When cJ first penned this page we were worried about sounding too doomsday-y, lest our alarmism add to the fear cycle that leads to economic collapse. No point in worrying about that anymore. There's little doubt the global financial world is in seriously bad shape these days - and there are few economists who think we aren't in a deep recession - but how deep is still an open question.
The Treasury, the Federal Reserve (the US's lending arm which tries to keep the economy on an even keel) and Congress got an early start in intervening in the economy in ways they hoped will cushion the crash - although critics say many of their interventions were too little, too late, and too confused. Through interest rate tweaks, stimulus plans, heavy lending, new regs and bail-outs big and bigger they're hoping to give the economy enough bounce to keep the crisis from turning to catastrophe.
Bills in Brief
Congress kicked off its year working on an economic stimulus plan, but it could get to other business-related bills left hanging from '07 later in the year.
Housing: With everyone blaming the subprime market for turning the economy sour, Congress started last year looking for ways to keep foreclosures to a minimum while taming the subprime market from future excess. It didn't get far, but this year the pressure is on to wrap up a series of bills introduced last year - from expanding federal loans to making it harder for brokers to sign off on risky loans. See our "Housing Jitters" page for more.
Food and Oil Futures: with gas and food prices on heady upswings, Congress is moving to tame commodities' future markets, which some believe are helping to nudge prices up.
With economists, Wall Street and Americans increasingly leery a recession was on the horizon, DC hustled to put a "stimulus" plan in place to give the economy a little pre-emptive boost in early '08. Congress followed up with a second, mini-stimulus - really just extending unemployment benefits (as part of a war funding bill - WP) - in June '08 and then tossed in another extension for benefits in November. Other measures to shore up the economy - by tossing life lines to homeowners and financial institutions - followed later in the year.
In 09, with worries a recession could become that "d" word, Congress patched together a second - mammoth - stimulus package it passed mid-February.
The US's once rock-solid housing market starting seeing cracks in '06, but it wasn't until a spring '07 report on home-owner defaults (WP) and a couple of mortgage-related funds going belly up over the summer of '07 that Wall Street really started to feel the housing jitters. When Bear Stearns, a bigwig investment firm with lots of fingers in mortgage pies, practically disintegrated in March '08 there was no denying housing market woes were spilling over to the rest of the financial world.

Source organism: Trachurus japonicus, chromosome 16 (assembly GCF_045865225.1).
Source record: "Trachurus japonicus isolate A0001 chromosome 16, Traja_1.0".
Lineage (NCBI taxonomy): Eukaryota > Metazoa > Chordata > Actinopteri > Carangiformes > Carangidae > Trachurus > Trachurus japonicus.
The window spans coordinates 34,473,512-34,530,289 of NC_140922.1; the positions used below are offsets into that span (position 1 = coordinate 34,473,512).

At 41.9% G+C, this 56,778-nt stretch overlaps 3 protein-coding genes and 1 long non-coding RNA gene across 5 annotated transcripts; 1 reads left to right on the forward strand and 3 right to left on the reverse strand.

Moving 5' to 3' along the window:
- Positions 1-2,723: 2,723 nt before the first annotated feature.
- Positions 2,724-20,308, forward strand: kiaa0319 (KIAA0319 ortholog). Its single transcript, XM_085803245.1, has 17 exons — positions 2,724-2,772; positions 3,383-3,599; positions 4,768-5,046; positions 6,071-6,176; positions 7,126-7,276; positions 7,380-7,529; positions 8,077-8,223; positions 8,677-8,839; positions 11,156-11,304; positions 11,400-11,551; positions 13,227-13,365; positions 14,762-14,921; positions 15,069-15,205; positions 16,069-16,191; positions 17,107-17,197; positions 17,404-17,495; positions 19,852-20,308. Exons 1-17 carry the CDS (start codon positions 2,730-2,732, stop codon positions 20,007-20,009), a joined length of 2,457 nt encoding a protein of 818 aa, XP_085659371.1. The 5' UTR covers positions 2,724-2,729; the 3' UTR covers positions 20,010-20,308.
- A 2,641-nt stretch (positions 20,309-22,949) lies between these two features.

Just how long the market will wobble along - and how much the housing crash will continue to slow down the rest of the (world) economy is unclear. What is clear is that a lot of low-income families will be losing their dream homes - and a few Wall Streeters will be deferring on that new yacht.
Bills in Brief
The new Democratic Congress continues to work on business issues that dogged last year's Congress - at the same time as giving a Democratic twist to new and old issues.
Bill in Brief
Before the housing market started trembling, Congress was looking at ways to tame Fannie Mae and Freddie Mac, the "government sponsored" companies that have fueled the housing market, but which - some have long feared - were on fiscally shaky ground. This year, things got even shakier - with Fannie and Freddie first becoming part of the rescue posse to help prop up defaulting mortgages - and then later with the weak housing market sending both lenders into financial free-fall.
In '08, partly as part of a giant housing bill passed in July, Congress and the administration ended up doing three things: setting tighter regulatory reins onto the two companies; at the same time loosening the leash on the mortgages they can cover; finally, allowing the Fed broad scope to shore up the companies' finances through loans and direct investment.
Partly fueled by low mortgage rates and in part by an improving economy, homeownership in the US reached record levels this decade. As with any hot market, there are fears – even from the head of the fed himself - that the “housing bubble” will eventually burst or that, indeed, it's already started to pop. Cracks in the "subprime" mortgage
market may be giving way to larger problems in the market. We won't offer any predictions here, but we will give you a statistical glance at the state of housing today – among homeowners and renters.